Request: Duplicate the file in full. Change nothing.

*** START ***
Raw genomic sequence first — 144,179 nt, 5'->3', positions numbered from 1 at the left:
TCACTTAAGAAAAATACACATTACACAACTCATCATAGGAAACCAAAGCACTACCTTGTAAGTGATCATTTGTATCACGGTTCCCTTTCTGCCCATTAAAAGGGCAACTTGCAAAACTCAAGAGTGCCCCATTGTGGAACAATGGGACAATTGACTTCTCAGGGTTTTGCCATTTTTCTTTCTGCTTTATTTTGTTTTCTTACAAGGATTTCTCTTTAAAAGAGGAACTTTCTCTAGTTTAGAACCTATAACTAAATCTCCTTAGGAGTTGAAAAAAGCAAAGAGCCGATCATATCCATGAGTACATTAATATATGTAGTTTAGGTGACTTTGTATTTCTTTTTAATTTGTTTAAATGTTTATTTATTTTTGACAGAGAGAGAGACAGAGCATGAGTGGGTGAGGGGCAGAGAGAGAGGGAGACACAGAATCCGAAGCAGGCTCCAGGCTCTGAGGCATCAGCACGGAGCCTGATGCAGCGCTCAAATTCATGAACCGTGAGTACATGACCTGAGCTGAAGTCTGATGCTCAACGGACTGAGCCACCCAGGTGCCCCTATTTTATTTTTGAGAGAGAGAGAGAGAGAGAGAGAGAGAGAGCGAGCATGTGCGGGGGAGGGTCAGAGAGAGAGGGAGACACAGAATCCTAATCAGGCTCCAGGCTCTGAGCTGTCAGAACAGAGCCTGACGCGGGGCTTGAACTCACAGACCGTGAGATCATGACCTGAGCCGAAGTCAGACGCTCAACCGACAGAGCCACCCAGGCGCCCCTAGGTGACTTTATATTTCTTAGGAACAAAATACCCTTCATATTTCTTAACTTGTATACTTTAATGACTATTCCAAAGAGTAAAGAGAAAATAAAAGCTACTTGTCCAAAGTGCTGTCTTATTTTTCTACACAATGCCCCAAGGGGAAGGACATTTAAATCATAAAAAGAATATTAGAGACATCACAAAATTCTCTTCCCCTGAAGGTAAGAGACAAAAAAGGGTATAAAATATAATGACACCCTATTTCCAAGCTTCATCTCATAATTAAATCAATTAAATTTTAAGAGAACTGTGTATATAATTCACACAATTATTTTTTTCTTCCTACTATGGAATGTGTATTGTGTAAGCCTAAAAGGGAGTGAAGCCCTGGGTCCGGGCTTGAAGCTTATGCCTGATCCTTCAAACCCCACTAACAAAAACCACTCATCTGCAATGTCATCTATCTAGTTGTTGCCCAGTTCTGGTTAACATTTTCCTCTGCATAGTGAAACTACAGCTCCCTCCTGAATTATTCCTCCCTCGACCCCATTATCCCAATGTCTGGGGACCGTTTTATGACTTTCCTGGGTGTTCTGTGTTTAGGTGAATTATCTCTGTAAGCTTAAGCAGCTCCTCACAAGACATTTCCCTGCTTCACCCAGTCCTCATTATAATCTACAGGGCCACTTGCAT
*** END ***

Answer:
Raw genomic sequence first — 144,179 nt, 5'->3', positions numbered from 1 at the left:
TCACTTAAGAAAAATACACATTACACAACTCATCATAGGAAACCAAAGCACTACCTTGTAAGTGATCATTTGTATCACGGTTCCCTTTCTGCCCATTAAAAGGGCAACTTGCAAAACTCAAGAGTGCCCCATTGTGGAACAATGGGACAATTGACTTCTCAGGGTTTTGCCATTTTTCTTTCTGCTTTATTTTGTTTTCTTACAAGGATTTCTCTTTAAAAGAGGAACTTTCTCTAGTTTAGAACCTATAACTAAATCTCCTTAGGAGTTGAAAAAAGCAAAGAGCCGATCATATCCATGAGTACATTAATATATGTAGTTTAGGTGACTTTGTATTTCTTTTTAATTTGTTTAAATGTTTATTTATTTTTGACAGAGAGAGAGACAGAGCATGAGTGGGTGAGGGGCAGAGAGAGAGGGAGACACAGAATCCGAAGCAGGCTCCAGGCTCTGAGGCATCAGCACGGAGCCTGATGCAGCGCTCAAATTCATGAACCGTGAGTACATGACCTGAGCTGAAGTCTGATGCTCAACGGACTGAGCCACCCAGGTGCCCCTATTTTATTTTTGAGAGAGAGAGAGAGAGAGAGAGAGAGAGAGCGAGCATGTGCGGGGGAGGGTCAGAGAGAGAGGGAGACACAGAATCCTAATCAGGCTCCAGGCTCTGAGCTGTCAGAACAGAGCCTGACGCGGGGCTTGAACTCACAGACCGTGAGATCATGACCTGAGCCGAAGTCAGACGCTCAACCGACAGAGCCACCCAGGCGCCCCTAGGTGACTTTATATTTCTTAGGAACAAAATACCCTTCATATTTCTTAACTTGTATACTTTAATGACTATTCCAAAGAGTAAAGAGAAAATAAAAGCTACTTGTCCAAAGTGCTGTCTTATTTTTCTACACAATGCCCCAAGGGGAAGGACATTTAAATCATAAAAAGAATATTAGAGACATCACAAAATTCTCTTCCCCTGAAGGTAAGAGACAAAAAAGGGTATAAAATATAATGACACCCTATTTCCAAGCTTCATCTCATAATTAAATCAATTAAATTTTAAGAGAACTGTGTATATAATTCACACAATTATTTTTTTCTTCCTACTATGGAATGTGTATTGTGTAAGCCTAAAAGGGAGTGAAGCCCTGGGTCCGGGCTTGAAGCTTATGCCTGATCCTTCAAACCCCACTAACAAAAACCACTCATCTGCAATGTCATCTATCTAGTTGTTGCCCAGTTCTGGTTAACATTTTCCTCTGCATAGTGAAACTACAGCTCCCTCCTGAATTATTCCTCCCTCGACCCCATTATCCCAATGTCTGGGGACCGTTTTATGACTTTCCTGGGTGTTCTGTGTTTAGGTGAATTATCTCTGTAAGCTTAAGCAGCTCCTCACAAGACATTTCCCTGCTTCACCCAGTCCTCATTATAATCTACAGGGCCACTTGCAT